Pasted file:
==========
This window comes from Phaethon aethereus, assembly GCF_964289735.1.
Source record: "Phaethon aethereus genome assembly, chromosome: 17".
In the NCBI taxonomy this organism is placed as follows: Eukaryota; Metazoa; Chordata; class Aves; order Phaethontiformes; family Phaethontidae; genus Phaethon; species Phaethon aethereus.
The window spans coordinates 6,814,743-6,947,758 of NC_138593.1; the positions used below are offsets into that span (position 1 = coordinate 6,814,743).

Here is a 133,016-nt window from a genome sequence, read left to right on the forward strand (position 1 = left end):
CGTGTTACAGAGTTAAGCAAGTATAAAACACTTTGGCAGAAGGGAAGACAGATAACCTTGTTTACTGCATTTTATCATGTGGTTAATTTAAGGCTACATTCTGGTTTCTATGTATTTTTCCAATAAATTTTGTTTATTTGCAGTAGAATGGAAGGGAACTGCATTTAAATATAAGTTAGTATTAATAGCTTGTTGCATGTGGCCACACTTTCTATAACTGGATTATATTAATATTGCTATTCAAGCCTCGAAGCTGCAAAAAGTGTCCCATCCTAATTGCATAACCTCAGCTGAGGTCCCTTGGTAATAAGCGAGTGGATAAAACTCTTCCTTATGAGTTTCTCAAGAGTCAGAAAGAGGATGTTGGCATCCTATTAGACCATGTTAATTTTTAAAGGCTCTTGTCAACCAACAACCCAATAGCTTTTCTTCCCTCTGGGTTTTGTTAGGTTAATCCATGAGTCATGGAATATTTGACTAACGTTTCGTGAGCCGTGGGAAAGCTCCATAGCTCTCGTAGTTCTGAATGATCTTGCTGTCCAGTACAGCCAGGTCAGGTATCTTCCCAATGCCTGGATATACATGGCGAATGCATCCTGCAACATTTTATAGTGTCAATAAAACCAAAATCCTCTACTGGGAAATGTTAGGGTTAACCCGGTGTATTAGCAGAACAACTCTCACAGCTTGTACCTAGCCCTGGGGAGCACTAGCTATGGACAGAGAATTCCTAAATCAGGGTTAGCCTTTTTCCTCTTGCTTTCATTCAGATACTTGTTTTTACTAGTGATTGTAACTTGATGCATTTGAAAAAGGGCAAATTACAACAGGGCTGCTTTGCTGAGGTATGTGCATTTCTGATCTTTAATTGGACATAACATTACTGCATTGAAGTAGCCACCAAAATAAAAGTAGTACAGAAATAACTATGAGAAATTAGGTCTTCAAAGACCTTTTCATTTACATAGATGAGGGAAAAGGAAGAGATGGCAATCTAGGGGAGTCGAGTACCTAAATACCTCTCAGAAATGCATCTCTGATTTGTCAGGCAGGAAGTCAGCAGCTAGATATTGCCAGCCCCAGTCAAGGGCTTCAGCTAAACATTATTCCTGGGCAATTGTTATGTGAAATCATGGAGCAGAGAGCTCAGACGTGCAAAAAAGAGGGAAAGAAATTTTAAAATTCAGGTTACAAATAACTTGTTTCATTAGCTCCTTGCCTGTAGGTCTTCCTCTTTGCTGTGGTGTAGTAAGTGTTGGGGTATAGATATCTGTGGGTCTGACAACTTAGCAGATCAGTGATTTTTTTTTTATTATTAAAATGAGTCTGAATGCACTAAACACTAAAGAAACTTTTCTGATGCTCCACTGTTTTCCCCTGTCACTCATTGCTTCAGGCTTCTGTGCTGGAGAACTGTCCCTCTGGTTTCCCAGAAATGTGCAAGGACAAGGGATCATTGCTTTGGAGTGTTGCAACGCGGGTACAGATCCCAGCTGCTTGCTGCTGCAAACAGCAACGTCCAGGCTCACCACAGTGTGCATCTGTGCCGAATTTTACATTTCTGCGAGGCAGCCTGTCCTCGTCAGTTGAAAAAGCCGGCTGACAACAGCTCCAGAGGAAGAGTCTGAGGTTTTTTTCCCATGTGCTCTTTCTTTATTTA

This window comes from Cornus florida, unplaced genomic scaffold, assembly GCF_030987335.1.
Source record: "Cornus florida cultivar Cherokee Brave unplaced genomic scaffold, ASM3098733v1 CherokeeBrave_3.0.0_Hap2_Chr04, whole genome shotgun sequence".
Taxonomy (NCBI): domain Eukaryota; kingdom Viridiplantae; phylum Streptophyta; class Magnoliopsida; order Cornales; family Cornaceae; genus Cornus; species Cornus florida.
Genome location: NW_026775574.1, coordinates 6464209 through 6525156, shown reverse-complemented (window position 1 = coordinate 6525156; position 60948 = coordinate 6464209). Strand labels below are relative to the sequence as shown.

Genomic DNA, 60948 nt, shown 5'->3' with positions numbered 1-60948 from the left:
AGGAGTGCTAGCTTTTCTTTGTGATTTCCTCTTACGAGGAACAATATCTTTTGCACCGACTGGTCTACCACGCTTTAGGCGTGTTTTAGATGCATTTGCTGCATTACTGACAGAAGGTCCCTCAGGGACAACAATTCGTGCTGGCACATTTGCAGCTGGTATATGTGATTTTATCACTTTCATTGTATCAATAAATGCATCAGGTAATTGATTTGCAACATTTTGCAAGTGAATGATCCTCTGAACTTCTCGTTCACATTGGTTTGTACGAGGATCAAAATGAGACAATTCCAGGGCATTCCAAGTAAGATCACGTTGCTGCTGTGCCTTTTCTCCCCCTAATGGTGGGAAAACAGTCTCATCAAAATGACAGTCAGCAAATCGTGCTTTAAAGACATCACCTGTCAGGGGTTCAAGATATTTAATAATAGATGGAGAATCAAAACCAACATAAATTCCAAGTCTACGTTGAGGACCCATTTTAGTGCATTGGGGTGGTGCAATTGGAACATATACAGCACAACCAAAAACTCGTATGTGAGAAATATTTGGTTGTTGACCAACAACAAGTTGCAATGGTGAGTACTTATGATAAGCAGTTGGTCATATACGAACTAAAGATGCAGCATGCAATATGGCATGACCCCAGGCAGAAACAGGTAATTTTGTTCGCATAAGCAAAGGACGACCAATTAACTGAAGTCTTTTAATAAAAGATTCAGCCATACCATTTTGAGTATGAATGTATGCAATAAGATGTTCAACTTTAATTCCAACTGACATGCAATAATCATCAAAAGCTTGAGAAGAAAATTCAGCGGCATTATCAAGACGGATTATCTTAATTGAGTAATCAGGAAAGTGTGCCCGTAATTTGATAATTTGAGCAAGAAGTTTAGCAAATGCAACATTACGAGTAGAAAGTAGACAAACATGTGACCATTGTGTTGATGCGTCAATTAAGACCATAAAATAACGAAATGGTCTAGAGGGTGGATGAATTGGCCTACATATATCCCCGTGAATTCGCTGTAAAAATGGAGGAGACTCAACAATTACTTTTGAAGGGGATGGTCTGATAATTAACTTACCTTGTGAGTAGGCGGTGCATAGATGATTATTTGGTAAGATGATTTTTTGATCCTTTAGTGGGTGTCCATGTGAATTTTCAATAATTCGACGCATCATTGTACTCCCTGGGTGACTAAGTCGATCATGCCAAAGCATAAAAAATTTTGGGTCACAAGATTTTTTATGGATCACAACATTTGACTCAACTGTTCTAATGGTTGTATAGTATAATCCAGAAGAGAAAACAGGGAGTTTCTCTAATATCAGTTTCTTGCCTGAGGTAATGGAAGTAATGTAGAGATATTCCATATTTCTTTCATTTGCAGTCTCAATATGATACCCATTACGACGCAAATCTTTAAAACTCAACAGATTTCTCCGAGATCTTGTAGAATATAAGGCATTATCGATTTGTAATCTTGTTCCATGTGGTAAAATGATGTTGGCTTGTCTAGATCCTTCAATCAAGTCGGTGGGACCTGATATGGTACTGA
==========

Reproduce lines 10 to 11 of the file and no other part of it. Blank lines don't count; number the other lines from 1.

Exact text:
Genome location: NW_026775574.1, coordinates 6464209 through 6525156, shown reverse-complemented (window position 1 = coordinate 6525156; position 60948 = coordinate 6464209). Strand labels below are relative to the sequence as shown.

Genomic DNA, 60948 nt, shown 5'->3' with positions numbered 1-60948 from the left: